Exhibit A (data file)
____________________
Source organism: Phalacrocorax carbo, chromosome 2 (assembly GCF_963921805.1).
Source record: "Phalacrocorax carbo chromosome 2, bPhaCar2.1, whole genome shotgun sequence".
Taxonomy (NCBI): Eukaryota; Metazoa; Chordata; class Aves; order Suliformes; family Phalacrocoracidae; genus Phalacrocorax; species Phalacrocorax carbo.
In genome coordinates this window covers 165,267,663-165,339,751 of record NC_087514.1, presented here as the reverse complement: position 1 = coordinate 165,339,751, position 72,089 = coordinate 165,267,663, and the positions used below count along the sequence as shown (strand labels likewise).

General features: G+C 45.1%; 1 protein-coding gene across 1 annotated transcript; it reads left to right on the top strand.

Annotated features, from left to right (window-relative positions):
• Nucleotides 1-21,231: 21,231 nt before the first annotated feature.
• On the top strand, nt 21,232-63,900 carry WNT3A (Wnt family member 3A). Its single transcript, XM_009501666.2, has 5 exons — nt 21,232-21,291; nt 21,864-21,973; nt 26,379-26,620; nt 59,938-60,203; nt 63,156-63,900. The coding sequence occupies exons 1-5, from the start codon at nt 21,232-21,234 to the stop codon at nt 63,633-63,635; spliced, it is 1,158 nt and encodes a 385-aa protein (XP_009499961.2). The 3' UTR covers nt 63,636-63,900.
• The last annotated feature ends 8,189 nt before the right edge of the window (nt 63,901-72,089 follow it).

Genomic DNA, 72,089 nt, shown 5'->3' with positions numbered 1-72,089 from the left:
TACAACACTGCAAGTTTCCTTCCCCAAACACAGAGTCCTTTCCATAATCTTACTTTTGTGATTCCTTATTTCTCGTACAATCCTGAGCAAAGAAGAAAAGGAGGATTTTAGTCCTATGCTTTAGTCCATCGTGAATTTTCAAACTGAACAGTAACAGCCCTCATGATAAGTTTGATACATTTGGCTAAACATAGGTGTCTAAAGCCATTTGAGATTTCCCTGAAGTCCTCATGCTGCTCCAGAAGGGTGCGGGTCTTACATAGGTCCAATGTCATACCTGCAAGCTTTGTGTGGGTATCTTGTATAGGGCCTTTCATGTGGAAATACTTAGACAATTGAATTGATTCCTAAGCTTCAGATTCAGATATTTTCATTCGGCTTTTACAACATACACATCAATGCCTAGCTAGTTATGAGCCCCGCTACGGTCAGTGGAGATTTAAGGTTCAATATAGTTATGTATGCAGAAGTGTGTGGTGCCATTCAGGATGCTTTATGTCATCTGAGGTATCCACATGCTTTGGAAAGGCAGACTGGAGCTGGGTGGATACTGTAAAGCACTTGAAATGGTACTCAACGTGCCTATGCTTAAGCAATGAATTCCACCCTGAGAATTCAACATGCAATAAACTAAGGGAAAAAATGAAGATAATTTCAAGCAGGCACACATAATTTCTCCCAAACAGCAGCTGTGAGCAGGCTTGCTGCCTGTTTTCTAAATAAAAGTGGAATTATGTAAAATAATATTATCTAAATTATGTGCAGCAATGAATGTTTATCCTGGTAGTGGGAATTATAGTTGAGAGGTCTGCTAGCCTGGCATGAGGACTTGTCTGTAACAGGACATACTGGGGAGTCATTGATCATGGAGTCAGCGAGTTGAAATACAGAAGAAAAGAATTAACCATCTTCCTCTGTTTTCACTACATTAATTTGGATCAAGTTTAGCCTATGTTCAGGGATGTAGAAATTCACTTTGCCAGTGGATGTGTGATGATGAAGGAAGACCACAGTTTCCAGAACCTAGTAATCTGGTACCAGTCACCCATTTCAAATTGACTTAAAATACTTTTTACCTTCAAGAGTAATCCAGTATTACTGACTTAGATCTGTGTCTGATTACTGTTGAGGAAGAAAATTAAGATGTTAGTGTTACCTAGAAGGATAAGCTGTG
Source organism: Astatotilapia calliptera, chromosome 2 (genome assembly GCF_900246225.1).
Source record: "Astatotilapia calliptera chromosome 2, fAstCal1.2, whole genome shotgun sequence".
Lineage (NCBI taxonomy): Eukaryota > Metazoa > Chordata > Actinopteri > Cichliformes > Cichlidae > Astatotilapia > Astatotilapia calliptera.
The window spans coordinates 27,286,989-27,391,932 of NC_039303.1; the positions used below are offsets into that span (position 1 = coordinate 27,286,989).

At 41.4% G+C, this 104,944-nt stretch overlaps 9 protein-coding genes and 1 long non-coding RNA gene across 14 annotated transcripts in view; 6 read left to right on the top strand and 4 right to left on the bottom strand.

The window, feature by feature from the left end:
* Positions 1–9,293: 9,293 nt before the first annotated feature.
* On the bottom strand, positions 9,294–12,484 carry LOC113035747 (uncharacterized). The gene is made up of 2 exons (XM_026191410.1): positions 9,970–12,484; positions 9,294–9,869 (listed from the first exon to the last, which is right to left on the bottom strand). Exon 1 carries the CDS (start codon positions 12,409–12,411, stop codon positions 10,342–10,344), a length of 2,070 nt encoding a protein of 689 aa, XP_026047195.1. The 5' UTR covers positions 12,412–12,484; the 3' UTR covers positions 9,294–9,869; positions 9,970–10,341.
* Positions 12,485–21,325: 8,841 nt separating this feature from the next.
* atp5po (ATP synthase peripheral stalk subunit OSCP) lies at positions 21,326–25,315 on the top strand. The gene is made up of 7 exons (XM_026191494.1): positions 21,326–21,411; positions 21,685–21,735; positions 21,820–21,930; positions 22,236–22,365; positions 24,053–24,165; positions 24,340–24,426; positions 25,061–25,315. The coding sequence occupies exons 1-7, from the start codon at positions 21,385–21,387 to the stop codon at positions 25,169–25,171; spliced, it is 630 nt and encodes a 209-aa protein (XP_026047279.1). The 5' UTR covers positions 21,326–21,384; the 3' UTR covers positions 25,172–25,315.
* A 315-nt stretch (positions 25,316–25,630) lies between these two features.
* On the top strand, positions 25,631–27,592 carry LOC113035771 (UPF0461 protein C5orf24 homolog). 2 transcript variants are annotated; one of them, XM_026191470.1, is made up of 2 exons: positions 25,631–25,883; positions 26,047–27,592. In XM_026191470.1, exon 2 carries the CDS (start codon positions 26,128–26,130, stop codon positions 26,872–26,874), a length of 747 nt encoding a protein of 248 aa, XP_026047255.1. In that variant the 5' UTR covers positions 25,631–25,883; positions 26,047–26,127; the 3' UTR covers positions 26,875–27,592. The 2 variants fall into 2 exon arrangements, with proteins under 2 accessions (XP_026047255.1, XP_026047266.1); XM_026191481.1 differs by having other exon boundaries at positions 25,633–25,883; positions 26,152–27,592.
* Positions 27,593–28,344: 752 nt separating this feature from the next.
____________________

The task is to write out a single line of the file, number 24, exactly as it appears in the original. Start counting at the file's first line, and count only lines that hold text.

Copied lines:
* Positions 27,593–28,344: 752 nt separating this feature from the next.